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Opinion Analysis How Ratchet & Clank (2002) got early 2000s edge right, and were the new games lack regarding that

Jubenhimer

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Throughout the 2000s, there was a trend to make video games, darker, edgier, and more sophisticated. Gamers were getting older, so publishers and executives thought that their games needed to age up with their audience. I've already talked about how Naughty Dog darkened up the sequel to Jak & Daxter with Jak II. But the companion series to Jak on the PS2 In my opinion, took a much more tasteful approach to the early 2000s edginess trend, that being Insomniac Games' Ratchet & Clank.

Insomniac got its start with PlayStation by developing the popular Spyro the Dragon series on the PS1. Like Crash Bandicoot, Spyro was part of a publishing deal between Universal Interactive Studios and Sony Computer Entertainment. Sony would publish the games as PlayStation exclusives, while Universal would own the characters, and handle the production aspects. When that deal was set to expire by the time the PlayStation 2 arrived allowing Crash and Spyro to go multiplatform, Insomniac quickly needed to create a new mascot platformer to replace Spyro for the next generation. After a scrapped prototype about a Girl with a Stick, the Ratchet & Clank we know was conceived.

Ratchet & Clank is one of Sony's longest running PlayStation franchises, spanning numerous sequels and spin-offs across all subsequent PlayStations to date, including a remake of the original game on PS4 (I'll get to that in a little bit). Unlike Spyro, Insomniac wanted to go in an opposite direction with Ratchet & Clank. The audience playing platformers were getting older now, so the 8 year olds who loved the original Spyro games on PS1, were now angsty 12 year olds who thought they were too old for the genre. Enter the main gimmick of the series, crazy, destructive weapons that blow up enemies in a variety of ways. With the gameplay premise established, a character and story needed to be crafted to go along with this concept. Instead of a plucky young Dragon who collects gems in a Fairy Tale kingdom, you now have a jerkass Space Cat and a idealistic Robot tearing shit up in a janky galaxy filled with equally jerkass inhabitants.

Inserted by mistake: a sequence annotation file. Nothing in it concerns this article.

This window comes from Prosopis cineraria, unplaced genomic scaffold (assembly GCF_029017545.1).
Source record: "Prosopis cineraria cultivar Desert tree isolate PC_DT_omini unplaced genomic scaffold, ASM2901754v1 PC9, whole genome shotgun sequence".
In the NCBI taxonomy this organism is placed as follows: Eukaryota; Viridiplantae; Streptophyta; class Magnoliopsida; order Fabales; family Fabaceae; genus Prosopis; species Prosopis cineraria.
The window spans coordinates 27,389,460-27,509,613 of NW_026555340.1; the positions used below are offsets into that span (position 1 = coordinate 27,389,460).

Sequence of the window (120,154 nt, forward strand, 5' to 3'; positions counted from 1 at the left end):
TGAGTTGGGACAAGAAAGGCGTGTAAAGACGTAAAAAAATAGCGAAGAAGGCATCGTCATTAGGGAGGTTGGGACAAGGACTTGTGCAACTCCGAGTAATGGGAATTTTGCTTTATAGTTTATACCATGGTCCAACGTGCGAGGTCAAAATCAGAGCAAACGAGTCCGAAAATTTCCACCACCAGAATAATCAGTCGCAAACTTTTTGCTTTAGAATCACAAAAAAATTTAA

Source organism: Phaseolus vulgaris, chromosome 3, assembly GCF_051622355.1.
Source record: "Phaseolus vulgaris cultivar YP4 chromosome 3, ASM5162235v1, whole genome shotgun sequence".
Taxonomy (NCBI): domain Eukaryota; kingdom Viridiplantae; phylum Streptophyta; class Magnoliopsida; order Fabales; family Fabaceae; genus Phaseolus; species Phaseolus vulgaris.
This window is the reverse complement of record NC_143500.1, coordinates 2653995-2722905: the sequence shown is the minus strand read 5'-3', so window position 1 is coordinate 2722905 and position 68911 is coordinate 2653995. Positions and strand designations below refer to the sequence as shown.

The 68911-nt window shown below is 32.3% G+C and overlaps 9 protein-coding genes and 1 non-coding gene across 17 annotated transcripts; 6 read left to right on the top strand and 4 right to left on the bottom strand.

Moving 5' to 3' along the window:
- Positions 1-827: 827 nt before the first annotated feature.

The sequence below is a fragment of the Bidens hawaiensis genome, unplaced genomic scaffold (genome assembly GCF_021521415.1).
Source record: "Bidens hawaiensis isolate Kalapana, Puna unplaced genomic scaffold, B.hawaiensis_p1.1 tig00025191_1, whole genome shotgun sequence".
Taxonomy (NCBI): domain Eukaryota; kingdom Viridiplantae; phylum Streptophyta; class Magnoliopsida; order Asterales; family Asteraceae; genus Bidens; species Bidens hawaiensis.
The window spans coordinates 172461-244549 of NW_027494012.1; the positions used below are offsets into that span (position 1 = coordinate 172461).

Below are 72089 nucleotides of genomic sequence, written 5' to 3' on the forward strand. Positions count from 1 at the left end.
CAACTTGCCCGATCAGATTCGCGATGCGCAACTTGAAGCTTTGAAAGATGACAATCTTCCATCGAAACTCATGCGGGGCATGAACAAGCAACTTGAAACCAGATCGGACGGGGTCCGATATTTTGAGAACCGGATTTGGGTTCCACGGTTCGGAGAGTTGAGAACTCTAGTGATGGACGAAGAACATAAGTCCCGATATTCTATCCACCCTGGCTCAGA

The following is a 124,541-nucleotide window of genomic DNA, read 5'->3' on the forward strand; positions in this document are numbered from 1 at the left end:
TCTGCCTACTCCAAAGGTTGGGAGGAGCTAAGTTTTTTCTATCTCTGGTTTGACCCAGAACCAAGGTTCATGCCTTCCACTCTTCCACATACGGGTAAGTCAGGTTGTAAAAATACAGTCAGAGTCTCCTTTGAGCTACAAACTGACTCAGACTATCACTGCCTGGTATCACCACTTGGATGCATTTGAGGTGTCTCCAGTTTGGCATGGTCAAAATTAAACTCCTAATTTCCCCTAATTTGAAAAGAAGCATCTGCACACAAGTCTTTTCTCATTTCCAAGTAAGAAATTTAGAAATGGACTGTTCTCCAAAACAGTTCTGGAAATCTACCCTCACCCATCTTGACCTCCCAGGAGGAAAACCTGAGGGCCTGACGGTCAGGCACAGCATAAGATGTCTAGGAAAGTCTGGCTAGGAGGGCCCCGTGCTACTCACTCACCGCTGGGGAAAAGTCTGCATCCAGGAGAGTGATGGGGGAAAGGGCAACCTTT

That's sounds cringy when I describe it, but unlike Jak II, Ratchet's edginess never felt forced, or focus-tested for maximum bad-assery. It didn't need swearing or scantly clad characters to appeal to an older demographic. Instead, the game's edge came from a clever sense of self-aware cynicism and biting social-commentary on consumerism. It was this subtly dark bent combined with its fun blend of platforming and third person shooting that made Ratchet a hit with Kids who felt like they were outgrowing the Spyro series, while also being a fun game that anybody can enjoy first and foremost as well. It's one of the few games of the era that did the early 2000s style of edginess really, really well, without feeling dated or cringy like many other games that did it from this era, including Jak II. Ratchet was your typical Post-Sonic cocky protagonist who slowly learns that lives at stake are far bigger than his own selfish problems.